Rate this
5 (2 votes)
“The political problem with populism”
5 out of 5 based on 2 user ratings

“The political problem with populism”

27592966933_8c6eecea27_b

will-nicholl-picAs humans we gravitate toward shared social opinion, but as Will Nicholl, 22, a Correspondent in London, UK writes, populist movements carry with them the risk of political ignorance.

Michel Foucault once quipped “[p]eople know what they do; frequently they know why they do what they do; but what they do not know is what what they do does”.

The intervening claim – that people know why they do what they do – is either very generous or a rarely flawed statement. Whichever it is, the ‘whys’ behind our ‘whats’ is a far cloudier subject than any of us like to admit. Why we think what we think is rarely the result of autonomous pondering, and the impact of this lack of autonomy is vast when applied to the proliferation of populist movements.

Humans are inherently social beings. A study at the University of Maryland showed people are 30 times more likely to laugh when with other people than when alone [1]. Our taste in humour isn’t so much an objective opinion as an emotional pining for acceptance.

In 2006 a temporary music market was created online by a group of researchers [2]. In the control group, participants listened to the songs on offer and rated the songs they liked, but were unable to see the trends of other consumers. As might be expected, their ratings varied greatly, their tastes being entirely asymmetric of one another. In the other group the same instructions were given, but participants were able to see the rating trends of other participants. Not only did participants listen to the highest rated songs more, they also consistently rated those songs higher. Their supposedly autonomous opinion of sound waves in the air was changed by the greater influence of social norms.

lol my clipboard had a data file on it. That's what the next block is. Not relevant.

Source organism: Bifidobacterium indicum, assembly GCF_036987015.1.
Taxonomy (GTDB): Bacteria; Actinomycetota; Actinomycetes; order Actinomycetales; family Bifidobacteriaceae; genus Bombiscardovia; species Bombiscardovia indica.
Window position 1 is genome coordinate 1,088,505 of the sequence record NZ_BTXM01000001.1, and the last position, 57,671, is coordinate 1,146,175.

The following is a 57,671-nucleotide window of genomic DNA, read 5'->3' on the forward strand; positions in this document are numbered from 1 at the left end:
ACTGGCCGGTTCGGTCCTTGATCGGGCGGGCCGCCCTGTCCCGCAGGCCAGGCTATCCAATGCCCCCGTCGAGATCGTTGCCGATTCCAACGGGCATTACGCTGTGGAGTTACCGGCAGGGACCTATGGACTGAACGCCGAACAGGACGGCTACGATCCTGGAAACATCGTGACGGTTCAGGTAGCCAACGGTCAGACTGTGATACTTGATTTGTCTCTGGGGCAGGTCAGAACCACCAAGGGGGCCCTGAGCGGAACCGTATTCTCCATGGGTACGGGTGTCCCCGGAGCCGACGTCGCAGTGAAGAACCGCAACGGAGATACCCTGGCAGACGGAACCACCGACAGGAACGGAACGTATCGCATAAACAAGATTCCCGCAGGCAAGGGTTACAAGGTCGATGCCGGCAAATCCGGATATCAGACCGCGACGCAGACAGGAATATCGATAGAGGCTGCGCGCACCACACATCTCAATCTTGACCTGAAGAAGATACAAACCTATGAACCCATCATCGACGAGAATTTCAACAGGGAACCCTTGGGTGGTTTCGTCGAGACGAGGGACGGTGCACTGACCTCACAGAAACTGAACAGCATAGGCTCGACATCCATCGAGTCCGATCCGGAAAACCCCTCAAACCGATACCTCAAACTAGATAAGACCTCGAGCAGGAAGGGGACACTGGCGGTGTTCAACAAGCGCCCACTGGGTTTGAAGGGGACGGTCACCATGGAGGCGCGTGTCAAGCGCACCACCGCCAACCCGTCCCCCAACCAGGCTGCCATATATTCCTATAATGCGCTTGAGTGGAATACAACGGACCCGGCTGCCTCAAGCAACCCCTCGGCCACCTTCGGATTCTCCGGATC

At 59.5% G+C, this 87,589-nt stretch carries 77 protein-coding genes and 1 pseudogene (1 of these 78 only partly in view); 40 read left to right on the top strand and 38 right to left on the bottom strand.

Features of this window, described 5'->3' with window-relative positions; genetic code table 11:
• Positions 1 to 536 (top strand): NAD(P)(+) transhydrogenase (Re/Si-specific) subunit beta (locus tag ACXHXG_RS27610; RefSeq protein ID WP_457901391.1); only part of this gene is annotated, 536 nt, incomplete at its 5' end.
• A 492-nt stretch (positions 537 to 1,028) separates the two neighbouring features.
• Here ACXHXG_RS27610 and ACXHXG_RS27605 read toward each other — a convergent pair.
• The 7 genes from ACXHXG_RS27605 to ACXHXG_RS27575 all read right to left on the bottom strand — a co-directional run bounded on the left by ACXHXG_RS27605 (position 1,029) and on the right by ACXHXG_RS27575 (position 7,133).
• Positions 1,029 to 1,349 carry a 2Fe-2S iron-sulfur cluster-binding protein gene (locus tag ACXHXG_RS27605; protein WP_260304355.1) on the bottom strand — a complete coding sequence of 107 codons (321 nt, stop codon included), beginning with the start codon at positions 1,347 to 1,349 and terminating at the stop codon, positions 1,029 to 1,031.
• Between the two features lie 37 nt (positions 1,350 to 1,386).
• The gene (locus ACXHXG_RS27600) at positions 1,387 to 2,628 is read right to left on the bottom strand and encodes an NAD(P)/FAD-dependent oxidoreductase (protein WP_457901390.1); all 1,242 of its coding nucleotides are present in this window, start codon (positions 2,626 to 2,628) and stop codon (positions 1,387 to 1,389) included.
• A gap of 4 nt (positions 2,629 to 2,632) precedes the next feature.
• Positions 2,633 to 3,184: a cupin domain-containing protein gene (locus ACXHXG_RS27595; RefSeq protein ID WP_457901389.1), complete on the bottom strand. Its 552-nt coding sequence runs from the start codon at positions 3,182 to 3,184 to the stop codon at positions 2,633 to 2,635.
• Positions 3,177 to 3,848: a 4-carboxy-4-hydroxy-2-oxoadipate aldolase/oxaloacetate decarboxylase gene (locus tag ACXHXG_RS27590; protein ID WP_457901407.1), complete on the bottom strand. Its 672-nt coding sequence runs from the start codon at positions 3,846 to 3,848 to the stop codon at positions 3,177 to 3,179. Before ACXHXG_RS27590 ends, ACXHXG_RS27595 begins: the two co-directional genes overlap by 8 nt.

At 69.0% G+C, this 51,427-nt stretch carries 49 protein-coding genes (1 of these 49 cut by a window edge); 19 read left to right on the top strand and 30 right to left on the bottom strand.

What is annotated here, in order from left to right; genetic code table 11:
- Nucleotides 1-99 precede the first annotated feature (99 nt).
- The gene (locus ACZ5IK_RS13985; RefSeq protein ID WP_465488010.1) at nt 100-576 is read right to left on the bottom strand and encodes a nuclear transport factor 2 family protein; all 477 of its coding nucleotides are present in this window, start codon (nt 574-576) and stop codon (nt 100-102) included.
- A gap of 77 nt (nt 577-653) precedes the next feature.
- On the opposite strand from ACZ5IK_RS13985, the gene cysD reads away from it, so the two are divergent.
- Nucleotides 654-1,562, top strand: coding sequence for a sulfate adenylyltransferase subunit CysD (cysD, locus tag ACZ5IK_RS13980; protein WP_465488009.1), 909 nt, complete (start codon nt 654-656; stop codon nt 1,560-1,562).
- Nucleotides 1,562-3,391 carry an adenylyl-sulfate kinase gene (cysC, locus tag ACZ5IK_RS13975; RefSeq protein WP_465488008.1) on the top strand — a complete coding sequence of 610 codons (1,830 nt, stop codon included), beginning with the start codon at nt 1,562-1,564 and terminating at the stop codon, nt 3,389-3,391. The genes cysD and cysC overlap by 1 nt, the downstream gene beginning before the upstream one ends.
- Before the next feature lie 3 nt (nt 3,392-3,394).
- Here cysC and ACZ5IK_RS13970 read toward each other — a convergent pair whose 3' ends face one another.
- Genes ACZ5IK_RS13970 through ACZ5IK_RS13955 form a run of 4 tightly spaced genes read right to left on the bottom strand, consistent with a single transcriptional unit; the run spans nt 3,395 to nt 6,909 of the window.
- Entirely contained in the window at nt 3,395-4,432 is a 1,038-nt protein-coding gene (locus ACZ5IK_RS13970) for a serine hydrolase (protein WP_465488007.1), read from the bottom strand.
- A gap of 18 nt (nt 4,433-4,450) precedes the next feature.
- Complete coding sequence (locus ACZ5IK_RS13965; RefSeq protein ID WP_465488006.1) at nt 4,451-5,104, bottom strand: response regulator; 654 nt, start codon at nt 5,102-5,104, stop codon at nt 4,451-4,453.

We may like to think of ourselves as relatively adept at sifting out bad policies from good. When it comes to forming political opinions however, very often we decide based on our privately held (but socially constructed) stereotype of a political party. We then fit its ideology into our mindset, exaggerating the points we agree with while ignoring those we don’t [3]. The result is that we end up not on a political spectrum of right to left but rather as melting pots of conflicting ideas. Anti-migration socialists and anti-globalisation capitalists are the current most favoured oxymoronic populist movements in the United Kingdom at present, but there are plenty more out there.

will-nichol-piclondon_marchWe are drawn to social movements because they stir up that part of us which wants to be part of something. The danger is that we do not look closely enough into what it is we are supporting. Just as in the music market experiment, participants may have given higher ratings to what otherwise might be deemed “poor music” (whether such a thing exists or not), so too can we be carried away on a tide of popular thought without questioning the flaws in the movement. There is a general interest in the main issues in an election, but rarely are the impacts of the policies confronting them understood. As Ilya Somin points out in an article on Cato Unbound, although 70 per cent of U.S. voters knew that Congress had passed healthcare reform in 2010, many people did not understand its effect [4]. Examples like this abound. After the Brexit vote, the most Googled question was “what does it mean to leave the EU?” despite months of coverage of every aspect of Brexit’s implications [5].